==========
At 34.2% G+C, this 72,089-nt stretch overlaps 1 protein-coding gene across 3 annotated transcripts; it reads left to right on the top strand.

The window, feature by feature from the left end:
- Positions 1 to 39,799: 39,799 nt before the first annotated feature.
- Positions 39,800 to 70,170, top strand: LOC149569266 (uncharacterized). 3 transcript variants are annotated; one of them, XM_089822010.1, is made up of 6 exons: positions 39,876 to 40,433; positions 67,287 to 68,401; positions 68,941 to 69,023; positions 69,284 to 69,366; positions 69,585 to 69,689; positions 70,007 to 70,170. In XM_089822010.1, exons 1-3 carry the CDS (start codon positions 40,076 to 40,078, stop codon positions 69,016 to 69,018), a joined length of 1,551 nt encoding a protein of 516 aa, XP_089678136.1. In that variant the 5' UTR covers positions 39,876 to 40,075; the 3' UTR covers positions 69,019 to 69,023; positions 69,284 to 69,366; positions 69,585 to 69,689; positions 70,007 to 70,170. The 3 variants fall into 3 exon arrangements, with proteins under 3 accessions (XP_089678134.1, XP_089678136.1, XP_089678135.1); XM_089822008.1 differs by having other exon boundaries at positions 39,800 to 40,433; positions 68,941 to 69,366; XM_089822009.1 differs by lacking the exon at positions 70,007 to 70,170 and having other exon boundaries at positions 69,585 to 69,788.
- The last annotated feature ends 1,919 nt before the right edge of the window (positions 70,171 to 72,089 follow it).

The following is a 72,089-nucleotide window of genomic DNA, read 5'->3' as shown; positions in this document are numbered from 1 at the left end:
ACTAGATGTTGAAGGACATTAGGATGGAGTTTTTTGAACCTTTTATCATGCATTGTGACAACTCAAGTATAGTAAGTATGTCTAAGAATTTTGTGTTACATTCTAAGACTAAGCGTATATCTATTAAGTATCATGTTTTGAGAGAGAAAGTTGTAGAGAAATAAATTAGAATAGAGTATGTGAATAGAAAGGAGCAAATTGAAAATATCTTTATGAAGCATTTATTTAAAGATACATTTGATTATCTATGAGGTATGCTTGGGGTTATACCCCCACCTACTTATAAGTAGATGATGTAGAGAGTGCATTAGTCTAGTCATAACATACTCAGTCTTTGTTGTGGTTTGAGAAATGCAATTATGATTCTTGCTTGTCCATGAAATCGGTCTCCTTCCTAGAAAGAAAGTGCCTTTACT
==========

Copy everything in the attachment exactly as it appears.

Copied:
At 34.2% G+C, this 72,089-nt stretch overlaps 1 protein-coding gene across 3 annotated transcripts; it reads left to right on the top strand.

The window, feature by feature from the left end:
- Positions 1 to 39,799: 39,799 nt before the first annotated feature.
- Positions 39,800 to 70,170, top strand: LOC149569266 (uncharacterized). 3 transcript variants are annotated; one of them, XM_089822010.1, is made up of 6 exons: positions 39,876 to 40,433; positions 67,287 to 68,401; positions 68,941 to 69,023; positions 69,284 to 69,366; positions 69,585 to 69,689; positions 70,007 to 70,170. In XM_089822010.1, exons 1-3 carry the CDS (start codon positions 40,076 to 40,078, stop codon positions 69,016 to 69,018), a joined length of 1,551 nt encoding a protein of 516 aa, XP_089678136.1. In that variant the 5' UTR covers positions 39,876 to 40,075; the 3' UTR covers positions 69,019 to 69,023; positions 69,284 to 69,366; positions 69,585 to 69,689; positions 70,007 to 70,170. The 3 variants fall into 3 exon arrangements, with proteins under 3 accessions (XP_089678134.1, XP_089678136.1, XP_089678135.1); XM_089822008.1 differs by having other exon boundaries at positions 39,800 to 40,433; positions 68,941 to 69,366; XM_089822009.1 differs by lacking the exon at positions 70,007 to 70,170 and having other exon boundaries at positions 69,585 to 69,788.
- The last annotated feature ends 1,919 nt before the right edge of the window (positions 70,171 to 72,089 follow it).

The following is a 72,089-nucleotide window of genomic DNA, read 5'->3' as shown; positions in this document are numbered from 1 at the left end:
ACTAGATGTTGAAGGACATTAGGATGGAGTTTTTTGAACCTTTTATCATGCATTGTGACAACTCAAGTATAGTAAGTATGTCTAAGAATTTTGTGTTACATTCTAAGACTAAGCGTATATCTATTAAGTATCATGTTTTGAGAGAGAAAGTTGTAGAGAAATAAATTAGAATAGAGTATGTGAATAGAAAGGAGCAAATTGAAAATATCTTTATGAAGCATTTATTTAAAGATACATTTGATTATCTATGAGGTATGCTTGGGGTTATACCCCCACCTACTTATAAGTAGATGATGTAGAGAGTGCATTAGTCTAGTCATAACATACTCAGTCTTTGTTGTGGTTTGAGAAATGCAATTATGATTCTTGCTTGTCCATGAAATCGGTCTCCTTCCTAGAAAGAAAGTGCCTTTACT